Gursimran “Sim” Bhullar was only on the court for 16 seconds of game time, but it was enough to make history. As soon as the Kings center checked into a game Tuesday against the Timberwolves, he became the first player of Indian descent to appear in an NBA contest.
Even for fans not paying attention to that angle, Bhullar’s entrance was hard to miss. The New Mexico State product possesses a thick frame and stands 7-foot-5, making him the sixth-tallest player in NBA history.
Bhullar’s parents hail from the Indian state of Punjab, but he was born and raised in Canada. The owner of the Kings, Vivek Ranadivé, was born and raised in Mumbai, and while serving as grand marshal for New York’s India Day parade last year, he marched with the hulking center.
The Kings signed Bhullar, a two-time Western Athletic Conference tournament MVP who went undrafted, to a deal in August. He had been playing for the team’s NBDL affiliate, the Reno Bighorns, when Sacramento gave him a 10-day contract on Thursday.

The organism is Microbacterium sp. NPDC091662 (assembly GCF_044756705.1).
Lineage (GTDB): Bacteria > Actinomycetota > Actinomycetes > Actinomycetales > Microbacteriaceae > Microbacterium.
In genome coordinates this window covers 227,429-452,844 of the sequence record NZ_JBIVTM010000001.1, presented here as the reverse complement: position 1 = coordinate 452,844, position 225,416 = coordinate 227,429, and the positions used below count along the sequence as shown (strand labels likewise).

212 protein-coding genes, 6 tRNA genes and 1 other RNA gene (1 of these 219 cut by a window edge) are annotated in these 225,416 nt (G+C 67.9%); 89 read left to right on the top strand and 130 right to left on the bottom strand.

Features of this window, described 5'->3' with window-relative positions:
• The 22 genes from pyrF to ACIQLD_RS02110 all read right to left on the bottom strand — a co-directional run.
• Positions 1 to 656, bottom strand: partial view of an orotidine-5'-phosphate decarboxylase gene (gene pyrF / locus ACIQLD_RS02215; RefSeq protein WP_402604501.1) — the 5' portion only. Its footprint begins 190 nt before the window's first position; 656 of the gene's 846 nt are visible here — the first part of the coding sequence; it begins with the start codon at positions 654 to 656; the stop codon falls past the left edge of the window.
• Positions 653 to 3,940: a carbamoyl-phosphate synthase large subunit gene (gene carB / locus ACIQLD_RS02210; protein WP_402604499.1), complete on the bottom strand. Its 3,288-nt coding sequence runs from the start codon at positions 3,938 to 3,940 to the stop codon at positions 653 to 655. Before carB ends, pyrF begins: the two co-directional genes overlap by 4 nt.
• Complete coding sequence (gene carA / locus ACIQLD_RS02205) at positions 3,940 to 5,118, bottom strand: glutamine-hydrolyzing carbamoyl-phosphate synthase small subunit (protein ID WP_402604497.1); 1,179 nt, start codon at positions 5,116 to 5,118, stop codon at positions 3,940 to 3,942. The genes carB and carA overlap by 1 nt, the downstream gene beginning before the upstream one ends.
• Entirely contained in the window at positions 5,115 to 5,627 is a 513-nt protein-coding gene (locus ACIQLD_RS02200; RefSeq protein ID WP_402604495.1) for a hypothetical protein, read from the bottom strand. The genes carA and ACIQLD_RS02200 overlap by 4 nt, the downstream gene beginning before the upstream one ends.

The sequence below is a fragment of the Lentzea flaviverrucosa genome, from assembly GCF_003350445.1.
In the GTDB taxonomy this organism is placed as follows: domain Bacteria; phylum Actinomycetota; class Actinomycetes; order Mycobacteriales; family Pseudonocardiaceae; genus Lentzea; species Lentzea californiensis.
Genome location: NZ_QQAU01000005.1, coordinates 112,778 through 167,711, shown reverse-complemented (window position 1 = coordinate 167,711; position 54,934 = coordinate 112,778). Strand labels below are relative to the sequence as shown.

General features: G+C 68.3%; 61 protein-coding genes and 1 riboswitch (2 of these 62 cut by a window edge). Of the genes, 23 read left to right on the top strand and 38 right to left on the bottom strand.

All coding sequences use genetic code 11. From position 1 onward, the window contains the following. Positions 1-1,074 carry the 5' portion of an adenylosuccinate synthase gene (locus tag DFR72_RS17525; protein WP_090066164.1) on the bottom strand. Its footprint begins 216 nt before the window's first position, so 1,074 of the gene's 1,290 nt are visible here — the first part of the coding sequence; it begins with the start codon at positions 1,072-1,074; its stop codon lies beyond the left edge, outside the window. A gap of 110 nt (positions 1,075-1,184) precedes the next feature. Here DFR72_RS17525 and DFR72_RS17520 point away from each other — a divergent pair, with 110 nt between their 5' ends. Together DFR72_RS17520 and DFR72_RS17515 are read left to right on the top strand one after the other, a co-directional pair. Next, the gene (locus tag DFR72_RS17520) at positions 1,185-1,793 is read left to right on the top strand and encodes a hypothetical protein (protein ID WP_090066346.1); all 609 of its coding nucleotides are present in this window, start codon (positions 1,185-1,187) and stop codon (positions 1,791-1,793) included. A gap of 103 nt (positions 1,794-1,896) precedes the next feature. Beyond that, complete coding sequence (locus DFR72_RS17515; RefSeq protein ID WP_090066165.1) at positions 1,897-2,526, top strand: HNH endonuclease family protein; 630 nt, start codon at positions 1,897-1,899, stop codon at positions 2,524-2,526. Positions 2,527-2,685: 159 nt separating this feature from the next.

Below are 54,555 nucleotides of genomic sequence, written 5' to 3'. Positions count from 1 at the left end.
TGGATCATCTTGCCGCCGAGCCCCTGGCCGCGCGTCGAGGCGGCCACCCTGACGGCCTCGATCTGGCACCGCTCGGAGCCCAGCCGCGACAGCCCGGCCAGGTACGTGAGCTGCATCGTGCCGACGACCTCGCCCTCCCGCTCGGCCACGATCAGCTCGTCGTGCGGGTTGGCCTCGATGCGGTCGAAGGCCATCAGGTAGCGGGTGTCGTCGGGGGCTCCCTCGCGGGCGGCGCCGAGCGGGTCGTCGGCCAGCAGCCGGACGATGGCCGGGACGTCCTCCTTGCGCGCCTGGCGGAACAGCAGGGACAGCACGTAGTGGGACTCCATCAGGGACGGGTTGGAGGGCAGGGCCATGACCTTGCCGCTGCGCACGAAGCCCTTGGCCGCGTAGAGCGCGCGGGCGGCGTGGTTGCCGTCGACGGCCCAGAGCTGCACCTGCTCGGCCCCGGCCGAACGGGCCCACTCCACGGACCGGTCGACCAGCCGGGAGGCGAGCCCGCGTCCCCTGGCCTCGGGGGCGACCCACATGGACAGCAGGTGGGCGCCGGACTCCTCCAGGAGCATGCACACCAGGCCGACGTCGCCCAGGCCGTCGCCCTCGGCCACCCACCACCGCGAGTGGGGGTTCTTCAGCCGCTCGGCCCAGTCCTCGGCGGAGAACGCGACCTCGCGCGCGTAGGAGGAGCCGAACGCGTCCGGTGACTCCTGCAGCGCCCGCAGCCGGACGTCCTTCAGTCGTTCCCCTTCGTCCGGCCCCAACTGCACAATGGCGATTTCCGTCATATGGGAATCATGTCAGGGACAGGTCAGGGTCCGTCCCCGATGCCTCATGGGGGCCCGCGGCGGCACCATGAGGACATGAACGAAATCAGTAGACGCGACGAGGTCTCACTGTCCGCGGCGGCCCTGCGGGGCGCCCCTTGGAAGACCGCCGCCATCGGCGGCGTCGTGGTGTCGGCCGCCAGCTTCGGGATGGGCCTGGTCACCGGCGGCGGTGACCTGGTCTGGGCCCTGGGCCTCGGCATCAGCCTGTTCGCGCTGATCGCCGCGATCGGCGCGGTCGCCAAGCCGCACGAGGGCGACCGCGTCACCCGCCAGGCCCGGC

Bhullar stayed on the bench during his first two games with the Kings, but he finally got on the court during the closing moments of Tuesday’s 116-111 win over Minnesota. He didn’t register any statistical accomplishments during his 16 seconds, but Bhullar’s appearance amounted to an important moment for Ranadivé and the NBA in general, which, not surprisingly, is anxious to increase its popularity among India’s 1.25 billion inhabitants.
In that way, Bhullar has been compared to Yao Ming, who helped the NBA gain traction in China, but whereas Yao was born and raised in that country, Bhullar is from Toronto. So it’s appropriate that he made his NBA debut against the T-wolves, who feature a pair of Canadian No. 1 picks in Andrew Wiggins and Anthony Bennett.
In fact, Bhullar was on the same AAU squad as Bennett, and, in an interview with the NBDL’s Web site, he described his younger brother as “pretty much best friends” with Wiggins. The center also has a Canadian teammate, Nik Stauskas.
It remains to be seen what sort of impact Bhullar makes in the NBA, or if he can even fit into the Kings’ up-tempo style. But the 7-5 giant already has a place in history.